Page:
5 Tips for Back Country Fishing

Spring has arrived, which means I’ve been spending as much time as possible in remote areas, camping and back country fishing. Remote lakes certainly have their perks, among them low angling pressure and healthy fish populations. Indeed, if you plan it out properly, it can sometimes feel like cheating.

Back country fishing also has it’s own set of challenges, however, like anything else. With a little understanding of what those challenges are, you can more easily overcome them and quickly start catching fish on whichever remote lake you camp on.

back country fishing

Back Country Fishing and Camping are Different Activities

Back country Fishing and back country camping often go hand in hand, however they are not quite the same. Your supply list can vary by quite a lot depending on which activity is your main focus. Someone focused on camping might bring items such as binoculars, card games, or musical instruments which would be rather useless to someone spending all their time on the water.

This is not to say that one should not bring some entertainment for camp, however when it comes time to decide between leaving the bird watching book or the fish finder at home, you know which one the fisherman is choosing. Space is at a premium on any trip into the back country, and priorities change depending on your focus. So with that in mind, let’s look at three space saving tips for your next back country fishing trip.

1. Know the Target

With space at a premium, you don’t want to be hauling in anything that you won’t use. Do a little research ahead of time so that you know what species of fish will be found on your route. If you are crossing multiple lakes or rivers, decide whether you will be fishing along the way or only at the final destination. Back country fishing routes often offer many opportunities to drop a line in along the way.

While exploring the SE region of Manitoba, for example, it’s a safe bet that you will find pike, walleye, and smallmouth Bass in most of the Canadian Shield lakes. You would not be well served bringing your musky rod. Nor will you likely find any trout aside from the rare area that has lakers. Likewise, if you are heading south or west along the Red or Assiniboine rivers or any of their tributaries, you can bet your bottom dollar there are catfish around. Taking only the appropriate gear for the fish you will actually encounter is the first step to saving on space for your trip.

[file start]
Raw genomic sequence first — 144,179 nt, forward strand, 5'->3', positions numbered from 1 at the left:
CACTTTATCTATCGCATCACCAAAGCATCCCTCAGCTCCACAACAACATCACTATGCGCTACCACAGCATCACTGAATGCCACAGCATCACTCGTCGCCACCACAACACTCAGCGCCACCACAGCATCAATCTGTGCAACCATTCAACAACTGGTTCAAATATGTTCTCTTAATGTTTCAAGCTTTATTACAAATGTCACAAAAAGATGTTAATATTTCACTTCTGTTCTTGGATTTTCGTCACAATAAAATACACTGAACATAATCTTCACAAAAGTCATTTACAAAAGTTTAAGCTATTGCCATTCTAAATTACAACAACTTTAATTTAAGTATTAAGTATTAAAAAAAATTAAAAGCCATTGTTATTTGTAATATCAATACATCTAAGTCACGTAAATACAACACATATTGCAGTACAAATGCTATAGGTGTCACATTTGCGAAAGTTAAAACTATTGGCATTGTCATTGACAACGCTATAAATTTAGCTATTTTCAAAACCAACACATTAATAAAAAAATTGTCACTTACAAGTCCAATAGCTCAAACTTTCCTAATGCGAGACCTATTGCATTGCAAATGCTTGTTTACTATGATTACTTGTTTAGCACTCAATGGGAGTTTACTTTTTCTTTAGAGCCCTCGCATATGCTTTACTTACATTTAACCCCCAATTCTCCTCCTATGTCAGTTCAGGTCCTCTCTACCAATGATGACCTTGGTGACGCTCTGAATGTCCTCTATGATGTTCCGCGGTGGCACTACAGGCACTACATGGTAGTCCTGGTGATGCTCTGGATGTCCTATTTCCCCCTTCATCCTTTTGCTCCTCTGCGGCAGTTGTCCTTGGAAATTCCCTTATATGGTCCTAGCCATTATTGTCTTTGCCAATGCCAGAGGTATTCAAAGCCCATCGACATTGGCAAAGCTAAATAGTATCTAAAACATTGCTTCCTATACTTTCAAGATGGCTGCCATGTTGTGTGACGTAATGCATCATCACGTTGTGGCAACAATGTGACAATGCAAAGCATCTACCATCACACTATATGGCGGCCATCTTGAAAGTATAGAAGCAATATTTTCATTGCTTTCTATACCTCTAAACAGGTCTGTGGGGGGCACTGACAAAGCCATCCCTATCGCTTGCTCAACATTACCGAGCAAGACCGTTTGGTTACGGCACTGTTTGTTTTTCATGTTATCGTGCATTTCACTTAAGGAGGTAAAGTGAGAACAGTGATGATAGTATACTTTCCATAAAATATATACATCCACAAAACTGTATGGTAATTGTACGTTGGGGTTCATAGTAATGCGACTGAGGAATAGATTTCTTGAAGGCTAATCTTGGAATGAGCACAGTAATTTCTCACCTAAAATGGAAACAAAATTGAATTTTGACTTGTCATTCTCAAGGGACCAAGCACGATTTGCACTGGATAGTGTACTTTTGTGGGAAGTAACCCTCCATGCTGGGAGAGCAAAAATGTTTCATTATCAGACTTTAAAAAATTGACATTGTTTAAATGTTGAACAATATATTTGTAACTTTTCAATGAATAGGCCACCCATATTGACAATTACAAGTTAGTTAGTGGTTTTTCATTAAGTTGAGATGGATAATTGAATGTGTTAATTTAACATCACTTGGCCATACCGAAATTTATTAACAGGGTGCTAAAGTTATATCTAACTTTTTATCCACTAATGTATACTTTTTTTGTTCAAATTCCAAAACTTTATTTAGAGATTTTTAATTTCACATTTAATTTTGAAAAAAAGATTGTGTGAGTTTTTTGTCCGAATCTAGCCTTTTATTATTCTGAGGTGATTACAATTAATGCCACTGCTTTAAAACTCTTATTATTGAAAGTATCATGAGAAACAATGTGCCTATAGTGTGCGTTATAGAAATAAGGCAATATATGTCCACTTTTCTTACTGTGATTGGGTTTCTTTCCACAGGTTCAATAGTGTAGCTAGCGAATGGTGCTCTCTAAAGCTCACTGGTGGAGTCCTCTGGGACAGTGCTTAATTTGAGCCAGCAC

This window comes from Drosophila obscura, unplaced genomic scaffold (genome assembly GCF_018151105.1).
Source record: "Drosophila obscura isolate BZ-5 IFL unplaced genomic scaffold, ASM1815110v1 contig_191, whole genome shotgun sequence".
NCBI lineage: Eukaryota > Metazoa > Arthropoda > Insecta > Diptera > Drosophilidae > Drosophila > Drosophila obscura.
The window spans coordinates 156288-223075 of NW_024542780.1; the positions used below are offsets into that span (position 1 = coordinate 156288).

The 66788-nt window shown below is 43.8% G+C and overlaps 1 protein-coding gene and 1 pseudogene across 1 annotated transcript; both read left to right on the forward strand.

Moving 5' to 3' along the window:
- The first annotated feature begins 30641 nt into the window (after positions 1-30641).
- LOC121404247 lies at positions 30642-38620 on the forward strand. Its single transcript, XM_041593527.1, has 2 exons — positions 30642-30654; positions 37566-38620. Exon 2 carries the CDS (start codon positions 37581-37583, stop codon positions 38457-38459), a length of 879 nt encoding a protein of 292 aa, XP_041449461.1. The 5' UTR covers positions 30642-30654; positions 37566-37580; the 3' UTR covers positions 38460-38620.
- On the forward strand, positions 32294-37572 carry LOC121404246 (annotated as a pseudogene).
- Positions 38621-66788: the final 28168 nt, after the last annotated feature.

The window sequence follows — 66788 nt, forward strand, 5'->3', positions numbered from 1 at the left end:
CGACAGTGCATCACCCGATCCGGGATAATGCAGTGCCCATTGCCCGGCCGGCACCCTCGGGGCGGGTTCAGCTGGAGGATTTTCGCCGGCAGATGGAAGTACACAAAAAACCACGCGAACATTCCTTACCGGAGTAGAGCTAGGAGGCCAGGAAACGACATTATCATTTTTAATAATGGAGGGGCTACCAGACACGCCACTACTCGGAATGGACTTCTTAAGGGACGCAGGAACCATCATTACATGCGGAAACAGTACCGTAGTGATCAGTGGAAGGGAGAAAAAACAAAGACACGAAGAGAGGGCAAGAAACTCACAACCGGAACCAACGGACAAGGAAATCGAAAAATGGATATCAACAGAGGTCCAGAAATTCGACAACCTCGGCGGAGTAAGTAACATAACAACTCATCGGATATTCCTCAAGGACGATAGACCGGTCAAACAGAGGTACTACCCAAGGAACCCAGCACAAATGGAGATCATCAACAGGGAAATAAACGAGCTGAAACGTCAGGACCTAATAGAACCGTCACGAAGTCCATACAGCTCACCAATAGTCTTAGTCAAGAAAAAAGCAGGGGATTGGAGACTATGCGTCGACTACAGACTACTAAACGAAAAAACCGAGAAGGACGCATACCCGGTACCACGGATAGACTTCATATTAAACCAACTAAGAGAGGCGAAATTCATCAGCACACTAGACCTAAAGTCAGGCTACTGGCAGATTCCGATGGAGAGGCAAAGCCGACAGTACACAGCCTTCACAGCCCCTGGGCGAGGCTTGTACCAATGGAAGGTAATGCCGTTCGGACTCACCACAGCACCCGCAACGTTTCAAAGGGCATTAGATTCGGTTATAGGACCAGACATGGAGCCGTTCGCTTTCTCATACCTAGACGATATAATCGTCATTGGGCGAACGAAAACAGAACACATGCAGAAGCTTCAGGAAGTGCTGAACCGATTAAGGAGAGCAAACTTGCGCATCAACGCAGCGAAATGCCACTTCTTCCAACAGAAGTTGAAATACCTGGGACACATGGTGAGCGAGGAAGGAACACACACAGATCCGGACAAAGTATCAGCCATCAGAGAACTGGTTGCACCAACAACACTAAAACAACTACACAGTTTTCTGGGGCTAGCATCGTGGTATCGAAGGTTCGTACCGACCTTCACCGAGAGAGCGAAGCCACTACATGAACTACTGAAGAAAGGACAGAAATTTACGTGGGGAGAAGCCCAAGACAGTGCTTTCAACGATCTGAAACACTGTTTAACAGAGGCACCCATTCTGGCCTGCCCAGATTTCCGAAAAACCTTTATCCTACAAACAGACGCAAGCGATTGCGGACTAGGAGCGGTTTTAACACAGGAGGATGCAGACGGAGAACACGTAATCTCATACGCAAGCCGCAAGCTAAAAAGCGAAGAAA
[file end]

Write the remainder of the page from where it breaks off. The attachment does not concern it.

rabbit river

2. Back Country Fishing Means Staying Flexible

Don’t get too specific with your rods and tackle. At first glance, this may seem at odds with the first point, however I’m not saying to bring a musky rod “just in case”. What I am saying is that if your destination has, for example, the Canadian Shield trifecta of pike, walleye and smallies you should try and bring mostly lures that work for all three. Don’t get hung up on trying to bring lures to target each one specifically.

Spoons are a great example of a lure that works for most types of fish, and will let you easily transition from pike fishing to bass fishing simply by changing where you throw it. Having a good assortment of “do it all” baits that target multiple species is a great way to save space. Try to be ‘specifically versatile’ when back country fishing for best success.

back country fishing

3. Trust your Tried and True

Heading into the remote wilderness is not generally the time to be testing out new lures. When space is minimal, and you are trying to catch dinner, you want to have confidence in the baits you are throwing. To this end, it’s a good idea to limit the amount of unfamiliar or unproven lures you pack.

Instead, choose a few battle tested lures for the target species you will encounter. In the case of new lures (let’s face it, a back country fishing trip is a great excuse to buy new baits), aim to bring some of the tried and true classics. Len Thompson five of diamonds spoons, Mister Twister curly tail grubs, and Mepps spinners are extremely well known for a reason. Choose the lures you know will catch something, and save most of the experimentation for the days where you can bring your whole tackle bag.

Want more back country fishing adventures, tips, trip reports, and other content? Be sure to check out the True North Wilds YouTube channel for all sorts of outdoor adventures.

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